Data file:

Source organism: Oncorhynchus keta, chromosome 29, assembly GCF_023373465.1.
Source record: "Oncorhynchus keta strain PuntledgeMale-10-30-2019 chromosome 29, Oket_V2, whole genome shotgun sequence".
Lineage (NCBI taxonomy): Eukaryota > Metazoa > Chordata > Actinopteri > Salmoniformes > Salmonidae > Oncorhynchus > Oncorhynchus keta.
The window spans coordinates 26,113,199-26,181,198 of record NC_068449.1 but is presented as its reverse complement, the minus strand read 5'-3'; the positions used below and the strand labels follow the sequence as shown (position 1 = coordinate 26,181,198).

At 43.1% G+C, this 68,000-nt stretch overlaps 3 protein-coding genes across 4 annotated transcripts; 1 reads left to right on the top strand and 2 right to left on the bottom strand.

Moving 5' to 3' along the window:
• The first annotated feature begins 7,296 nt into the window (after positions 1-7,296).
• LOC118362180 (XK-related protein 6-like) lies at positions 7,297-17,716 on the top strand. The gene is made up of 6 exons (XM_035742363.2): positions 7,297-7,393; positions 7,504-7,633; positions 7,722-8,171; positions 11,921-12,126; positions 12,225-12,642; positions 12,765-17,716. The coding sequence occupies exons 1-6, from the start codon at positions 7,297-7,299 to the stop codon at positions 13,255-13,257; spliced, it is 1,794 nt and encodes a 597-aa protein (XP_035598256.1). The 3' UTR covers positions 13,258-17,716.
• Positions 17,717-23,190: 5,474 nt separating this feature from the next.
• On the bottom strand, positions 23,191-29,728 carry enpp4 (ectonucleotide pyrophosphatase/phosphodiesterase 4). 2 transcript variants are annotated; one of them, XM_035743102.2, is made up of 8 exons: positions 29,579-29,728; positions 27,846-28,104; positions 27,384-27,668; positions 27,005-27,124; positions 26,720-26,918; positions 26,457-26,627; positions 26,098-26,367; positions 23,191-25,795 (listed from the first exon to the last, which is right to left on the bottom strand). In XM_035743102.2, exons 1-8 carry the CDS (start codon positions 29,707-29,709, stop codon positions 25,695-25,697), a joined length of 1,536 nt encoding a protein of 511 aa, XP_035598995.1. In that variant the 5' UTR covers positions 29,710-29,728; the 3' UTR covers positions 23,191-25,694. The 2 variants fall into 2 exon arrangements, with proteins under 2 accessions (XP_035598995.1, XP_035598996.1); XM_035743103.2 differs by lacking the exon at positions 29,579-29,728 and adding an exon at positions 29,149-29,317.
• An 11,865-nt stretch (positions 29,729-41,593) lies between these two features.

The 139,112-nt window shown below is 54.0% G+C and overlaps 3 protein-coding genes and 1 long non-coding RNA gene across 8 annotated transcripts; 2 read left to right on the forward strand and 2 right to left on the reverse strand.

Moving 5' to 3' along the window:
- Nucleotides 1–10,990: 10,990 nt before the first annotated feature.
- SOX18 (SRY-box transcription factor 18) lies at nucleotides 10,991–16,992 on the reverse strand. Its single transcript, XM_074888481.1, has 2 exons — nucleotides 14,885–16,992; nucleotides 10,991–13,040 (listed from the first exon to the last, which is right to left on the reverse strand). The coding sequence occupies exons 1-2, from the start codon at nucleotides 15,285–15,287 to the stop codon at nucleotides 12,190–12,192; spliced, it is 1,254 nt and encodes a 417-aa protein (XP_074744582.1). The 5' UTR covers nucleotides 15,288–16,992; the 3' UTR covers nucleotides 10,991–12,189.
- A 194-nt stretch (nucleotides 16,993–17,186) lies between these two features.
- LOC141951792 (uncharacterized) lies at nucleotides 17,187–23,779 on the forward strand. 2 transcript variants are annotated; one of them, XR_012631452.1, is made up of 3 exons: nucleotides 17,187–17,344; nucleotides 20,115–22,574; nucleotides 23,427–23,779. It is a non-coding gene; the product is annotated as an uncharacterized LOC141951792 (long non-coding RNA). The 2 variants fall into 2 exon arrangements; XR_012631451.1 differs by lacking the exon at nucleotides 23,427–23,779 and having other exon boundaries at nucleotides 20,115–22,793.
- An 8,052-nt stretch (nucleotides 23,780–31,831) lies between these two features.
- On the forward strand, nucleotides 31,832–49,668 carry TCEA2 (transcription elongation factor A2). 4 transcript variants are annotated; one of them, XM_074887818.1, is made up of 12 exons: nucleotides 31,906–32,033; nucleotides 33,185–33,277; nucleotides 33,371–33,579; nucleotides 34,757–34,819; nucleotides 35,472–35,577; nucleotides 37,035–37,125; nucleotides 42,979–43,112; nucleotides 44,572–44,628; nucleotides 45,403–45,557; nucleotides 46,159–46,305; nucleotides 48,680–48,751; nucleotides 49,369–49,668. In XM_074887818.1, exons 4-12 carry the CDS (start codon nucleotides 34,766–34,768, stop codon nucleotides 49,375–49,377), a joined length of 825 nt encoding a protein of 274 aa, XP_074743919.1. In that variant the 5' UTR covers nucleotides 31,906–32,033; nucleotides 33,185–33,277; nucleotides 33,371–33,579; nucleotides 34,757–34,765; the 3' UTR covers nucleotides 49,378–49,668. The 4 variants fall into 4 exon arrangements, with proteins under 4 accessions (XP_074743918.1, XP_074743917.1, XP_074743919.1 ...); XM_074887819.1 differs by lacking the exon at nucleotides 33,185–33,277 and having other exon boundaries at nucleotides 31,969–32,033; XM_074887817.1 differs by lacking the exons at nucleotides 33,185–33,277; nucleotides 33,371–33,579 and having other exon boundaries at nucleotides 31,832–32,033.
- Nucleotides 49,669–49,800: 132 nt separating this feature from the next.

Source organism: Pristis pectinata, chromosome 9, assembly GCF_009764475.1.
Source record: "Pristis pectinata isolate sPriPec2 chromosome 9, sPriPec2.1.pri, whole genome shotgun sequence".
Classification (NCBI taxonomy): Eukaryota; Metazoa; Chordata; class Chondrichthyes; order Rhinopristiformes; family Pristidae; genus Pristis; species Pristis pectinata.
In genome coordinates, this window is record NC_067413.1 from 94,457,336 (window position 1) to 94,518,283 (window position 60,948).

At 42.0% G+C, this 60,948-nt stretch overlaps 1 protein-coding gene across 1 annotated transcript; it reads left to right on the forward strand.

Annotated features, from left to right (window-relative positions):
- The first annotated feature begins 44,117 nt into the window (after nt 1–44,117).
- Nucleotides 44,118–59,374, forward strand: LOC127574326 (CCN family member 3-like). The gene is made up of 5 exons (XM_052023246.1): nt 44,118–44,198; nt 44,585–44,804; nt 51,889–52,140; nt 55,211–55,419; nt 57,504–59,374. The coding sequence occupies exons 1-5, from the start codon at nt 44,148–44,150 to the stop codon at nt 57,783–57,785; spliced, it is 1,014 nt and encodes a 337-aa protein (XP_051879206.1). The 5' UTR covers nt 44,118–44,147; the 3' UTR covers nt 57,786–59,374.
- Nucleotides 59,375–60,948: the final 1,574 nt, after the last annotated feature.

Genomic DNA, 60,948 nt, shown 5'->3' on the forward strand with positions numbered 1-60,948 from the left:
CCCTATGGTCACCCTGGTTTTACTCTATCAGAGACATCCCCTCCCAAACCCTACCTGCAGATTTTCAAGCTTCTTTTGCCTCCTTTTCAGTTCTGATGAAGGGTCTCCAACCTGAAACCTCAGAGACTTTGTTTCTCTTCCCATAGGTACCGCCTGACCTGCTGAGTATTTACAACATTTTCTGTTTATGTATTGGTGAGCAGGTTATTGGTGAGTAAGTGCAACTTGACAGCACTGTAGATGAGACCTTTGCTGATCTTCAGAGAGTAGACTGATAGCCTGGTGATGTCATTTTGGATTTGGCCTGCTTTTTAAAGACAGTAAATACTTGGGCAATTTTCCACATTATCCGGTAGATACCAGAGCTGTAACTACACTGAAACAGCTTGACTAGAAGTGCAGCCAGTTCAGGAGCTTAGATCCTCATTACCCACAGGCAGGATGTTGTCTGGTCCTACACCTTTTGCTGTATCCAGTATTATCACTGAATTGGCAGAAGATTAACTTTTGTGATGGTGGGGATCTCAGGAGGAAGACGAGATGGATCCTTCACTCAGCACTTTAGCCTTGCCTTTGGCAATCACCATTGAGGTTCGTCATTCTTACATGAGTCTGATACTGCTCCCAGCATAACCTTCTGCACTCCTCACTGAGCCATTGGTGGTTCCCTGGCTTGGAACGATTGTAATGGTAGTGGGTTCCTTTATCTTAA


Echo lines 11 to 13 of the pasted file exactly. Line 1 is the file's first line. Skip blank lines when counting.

• An 11,865-nt stretch (positions 29,729-41,593) lies between these two features.

The 139,112-nt window shown below is 54.0% G+C and overlaps 3 protein-coding genes and 1 long non-coding RNA gene across 8 annotated transcripts; 2 read left to right on the forward strand and 2 right to left on the reverse strand.

Moving 5' to 3' along the window: